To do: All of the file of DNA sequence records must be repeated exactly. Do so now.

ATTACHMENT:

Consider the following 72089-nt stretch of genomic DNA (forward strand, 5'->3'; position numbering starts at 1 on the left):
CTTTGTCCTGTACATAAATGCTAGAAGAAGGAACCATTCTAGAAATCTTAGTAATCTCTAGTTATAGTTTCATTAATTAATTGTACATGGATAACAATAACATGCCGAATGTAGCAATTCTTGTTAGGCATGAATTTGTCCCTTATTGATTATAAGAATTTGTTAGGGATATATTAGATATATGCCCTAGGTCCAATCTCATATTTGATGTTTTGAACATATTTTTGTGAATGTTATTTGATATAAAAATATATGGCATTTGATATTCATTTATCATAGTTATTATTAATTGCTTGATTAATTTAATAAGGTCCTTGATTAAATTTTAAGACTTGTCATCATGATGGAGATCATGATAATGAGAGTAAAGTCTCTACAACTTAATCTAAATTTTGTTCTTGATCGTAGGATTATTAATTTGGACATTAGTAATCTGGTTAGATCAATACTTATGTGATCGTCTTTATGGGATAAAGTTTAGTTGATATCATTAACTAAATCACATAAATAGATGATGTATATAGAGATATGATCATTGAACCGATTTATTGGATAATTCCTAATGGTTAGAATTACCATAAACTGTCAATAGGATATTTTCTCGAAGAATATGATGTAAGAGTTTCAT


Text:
Consider the following 72089-nt stretch of genomic DNA (forward strand, 5'->3'; position numbering starts at 1 on the left):
CTTTGTCCTGTACATAAATGCTAGAAGAAGGAACCATTCTAGAAATCTTAGTAATCTCTAGTTATAGTTTCATTAATTAATTGTACATGGATAACAATAACATGCCGAATGTAGCAATTCTTGTTAGGCATGAATTTGTCCCTTATTGATTATAAGAATTTGTTAGGGATATATTAGATATATGCCCTAGGTCCAATCTCATATTTGATGTTTTGAACATATTTTTGTGAATGTTATTTGATATAAAAATATATGGCATTTGATATTCATTTATCATAGTTATTATTAATTGCTTGATTAATTTAATAAGGTCCTTGATTAAATTTTAAGACTTGTCATCATGATGGAGATCATGATAATGAGAGTAAAGTCTCTACAACTTAATCTAAATTTTGTTCTTGATCGTAGGATTATTAATTTGGACATTAGTAATCTGGTTAGATCAATACTTATGTGATCGTCTTTATGGGATAAAGTTTAGTTGATATCATTAACTAAATCACATAAATAGATGATGTATATAGAGATATGATCATTGAACCGATTTATTGGATAATTCCTAATGGTTAGAATTACCATAAACTGTCAATAGGATATTTTCTCGAAGAATATGATGTAAGAGTTTCAT